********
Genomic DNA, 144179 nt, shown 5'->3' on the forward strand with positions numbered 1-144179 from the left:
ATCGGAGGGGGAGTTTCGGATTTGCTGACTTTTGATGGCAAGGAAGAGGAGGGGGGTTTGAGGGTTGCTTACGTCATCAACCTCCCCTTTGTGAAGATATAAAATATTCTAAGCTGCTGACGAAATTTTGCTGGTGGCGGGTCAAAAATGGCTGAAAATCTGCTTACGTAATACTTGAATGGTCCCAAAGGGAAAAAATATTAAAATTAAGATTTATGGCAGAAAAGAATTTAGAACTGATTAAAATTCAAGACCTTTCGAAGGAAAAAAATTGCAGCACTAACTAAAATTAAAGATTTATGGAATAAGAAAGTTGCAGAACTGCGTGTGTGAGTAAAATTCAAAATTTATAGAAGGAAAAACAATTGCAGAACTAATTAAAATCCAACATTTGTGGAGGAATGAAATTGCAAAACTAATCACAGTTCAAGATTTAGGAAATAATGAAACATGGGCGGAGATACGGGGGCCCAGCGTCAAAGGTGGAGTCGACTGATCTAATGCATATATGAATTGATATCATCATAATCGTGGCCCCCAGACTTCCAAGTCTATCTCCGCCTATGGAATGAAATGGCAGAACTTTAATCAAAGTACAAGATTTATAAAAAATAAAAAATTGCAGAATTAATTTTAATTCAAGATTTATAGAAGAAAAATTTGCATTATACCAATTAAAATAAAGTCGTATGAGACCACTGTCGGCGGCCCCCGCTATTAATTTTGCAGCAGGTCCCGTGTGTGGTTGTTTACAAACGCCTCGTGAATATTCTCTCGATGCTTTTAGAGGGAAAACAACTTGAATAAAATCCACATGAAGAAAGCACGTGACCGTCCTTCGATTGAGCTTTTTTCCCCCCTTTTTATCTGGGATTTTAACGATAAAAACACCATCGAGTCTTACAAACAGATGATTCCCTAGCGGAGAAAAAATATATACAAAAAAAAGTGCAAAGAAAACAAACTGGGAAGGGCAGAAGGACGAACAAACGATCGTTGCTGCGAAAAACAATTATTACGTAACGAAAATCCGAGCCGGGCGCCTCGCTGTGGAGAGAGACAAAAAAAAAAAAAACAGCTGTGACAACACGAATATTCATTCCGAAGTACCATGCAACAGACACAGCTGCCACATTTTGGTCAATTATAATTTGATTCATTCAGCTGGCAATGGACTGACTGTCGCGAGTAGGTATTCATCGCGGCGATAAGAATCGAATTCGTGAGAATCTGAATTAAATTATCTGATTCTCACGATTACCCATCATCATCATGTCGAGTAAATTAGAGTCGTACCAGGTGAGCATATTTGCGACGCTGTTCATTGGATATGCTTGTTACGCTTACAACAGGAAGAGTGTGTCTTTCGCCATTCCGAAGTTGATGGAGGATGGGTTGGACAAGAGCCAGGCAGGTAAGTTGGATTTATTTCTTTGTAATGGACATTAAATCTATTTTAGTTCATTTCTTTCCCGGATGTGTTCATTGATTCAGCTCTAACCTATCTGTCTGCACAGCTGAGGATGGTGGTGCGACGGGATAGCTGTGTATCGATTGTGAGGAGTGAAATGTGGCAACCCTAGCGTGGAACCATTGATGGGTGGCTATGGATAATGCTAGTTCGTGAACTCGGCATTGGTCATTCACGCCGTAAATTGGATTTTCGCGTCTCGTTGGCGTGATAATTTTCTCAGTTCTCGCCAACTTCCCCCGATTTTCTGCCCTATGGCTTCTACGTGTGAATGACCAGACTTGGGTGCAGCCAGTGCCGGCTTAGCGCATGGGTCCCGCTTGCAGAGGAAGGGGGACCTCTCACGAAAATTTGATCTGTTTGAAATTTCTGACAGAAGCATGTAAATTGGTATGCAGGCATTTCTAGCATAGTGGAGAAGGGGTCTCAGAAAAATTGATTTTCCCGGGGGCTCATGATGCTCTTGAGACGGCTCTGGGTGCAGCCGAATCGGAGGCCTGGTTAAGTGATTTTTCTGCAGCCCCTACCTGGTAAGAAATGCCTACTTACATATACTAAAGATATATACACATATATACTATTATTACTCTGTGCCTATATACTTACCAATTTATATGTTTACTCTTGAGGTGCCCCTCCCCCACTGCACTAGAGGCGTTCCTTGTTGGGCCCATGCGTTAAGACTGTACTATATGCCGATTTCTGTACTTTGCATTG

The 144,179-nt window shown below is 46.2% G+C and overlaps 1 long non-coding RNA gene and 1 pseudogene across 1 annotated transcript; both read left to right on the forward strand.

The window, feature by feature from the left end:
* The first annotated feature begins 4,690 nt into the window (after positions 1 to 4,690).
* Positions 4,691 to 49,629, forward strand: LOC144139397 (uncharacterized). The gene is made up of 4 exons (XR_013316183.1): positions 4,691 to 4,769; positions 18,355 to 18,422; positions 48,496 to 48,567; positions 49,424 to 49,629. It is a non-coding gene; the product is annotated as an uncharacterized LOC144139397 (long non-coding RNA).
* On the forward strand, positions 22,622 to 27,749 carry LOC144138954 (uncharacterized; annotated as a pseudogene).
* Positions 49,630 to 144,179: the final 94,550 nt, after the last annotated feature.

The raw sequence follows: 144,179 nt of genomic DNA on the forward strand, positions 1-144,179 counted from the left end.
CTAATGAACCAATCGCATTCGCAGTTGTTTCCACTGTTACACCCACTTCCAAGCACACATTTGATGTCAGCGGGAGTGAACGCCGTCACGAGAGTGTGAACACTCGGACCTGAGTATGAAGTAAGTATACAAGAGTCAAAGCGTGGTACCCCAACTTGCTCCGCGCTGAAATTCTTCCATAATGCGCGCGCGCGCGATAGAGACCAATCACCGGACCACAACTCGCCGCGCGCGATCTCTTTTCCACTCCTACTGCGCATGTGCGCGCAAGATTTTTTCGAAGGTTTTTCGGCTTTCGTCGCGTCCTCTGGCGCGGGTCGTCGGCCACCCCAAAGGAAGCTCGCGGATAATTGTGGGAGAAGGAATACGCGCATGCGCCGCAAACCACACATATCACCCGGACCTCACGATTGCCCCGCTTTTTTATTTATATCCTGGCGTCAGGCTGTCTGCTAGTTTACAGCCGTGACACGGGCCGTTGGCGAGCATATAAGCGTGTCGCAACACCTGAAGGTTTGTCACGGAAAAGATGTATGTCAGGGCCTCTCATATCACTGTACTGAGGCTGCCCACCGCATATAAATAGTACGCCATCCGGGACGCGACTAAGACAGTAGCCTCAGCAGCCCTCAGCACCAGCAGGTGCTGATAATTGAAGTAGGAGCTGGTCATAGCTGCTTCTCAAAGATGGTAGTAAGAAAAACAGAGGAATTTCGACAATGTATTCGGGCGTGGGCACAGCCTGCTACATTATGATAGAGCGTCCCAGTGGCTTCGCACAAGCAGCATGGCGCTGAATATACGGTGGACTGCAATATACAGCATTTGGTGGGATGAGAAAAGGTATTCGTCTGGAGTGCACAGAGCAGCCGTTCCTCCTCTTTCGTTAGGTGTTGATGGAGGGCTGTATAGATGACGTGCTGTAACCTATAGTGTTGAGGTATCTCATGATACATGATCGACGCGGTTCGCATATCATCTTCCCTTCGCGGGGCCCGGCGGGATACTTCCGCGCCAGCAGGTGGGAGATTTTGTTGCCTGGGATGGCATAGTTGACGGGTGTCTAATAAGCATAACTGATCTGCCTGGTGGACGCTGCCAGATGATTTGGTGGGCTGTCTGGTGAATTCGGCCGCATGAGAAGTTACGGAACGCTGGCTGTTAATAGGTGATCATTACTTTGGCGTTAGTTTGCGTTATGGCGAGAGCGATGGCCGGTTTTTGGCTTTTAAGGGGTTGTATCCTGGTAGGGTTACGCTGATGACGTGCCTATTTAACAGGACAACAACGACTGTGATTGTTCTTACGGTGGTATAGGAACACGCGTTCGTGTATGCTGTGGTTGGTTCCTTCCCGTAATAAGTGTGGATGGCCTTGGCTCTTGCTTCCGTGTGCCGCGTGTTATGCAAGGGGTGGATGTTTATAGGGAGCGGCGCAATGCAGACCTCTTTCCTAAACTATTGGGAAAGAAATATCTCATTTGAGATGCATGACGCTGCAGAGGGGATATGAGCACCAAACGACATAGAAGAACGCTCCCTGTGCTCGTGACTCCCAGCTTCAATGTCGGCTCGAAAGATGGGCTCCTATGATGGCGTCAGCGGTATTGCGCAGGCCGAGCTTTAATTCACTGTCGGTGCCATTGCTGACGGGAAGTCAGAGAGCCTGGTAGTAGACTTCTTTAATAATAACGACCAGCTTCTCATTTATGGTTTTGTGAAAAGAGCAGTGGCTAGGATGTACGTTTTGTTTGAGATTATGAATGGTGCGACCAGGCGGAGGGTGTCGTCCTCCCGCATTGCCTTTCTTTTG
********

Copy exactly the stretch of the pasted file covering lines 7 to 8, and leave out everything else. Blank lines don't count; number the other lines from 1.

* On the forward strand, positions 22,622 to 27,749 carry LOC144138954 (uncharacterized; annotated as a pseudogene).
* Positions 49,630 to 144,179: the final 94,550 nt, after the last annotated feature.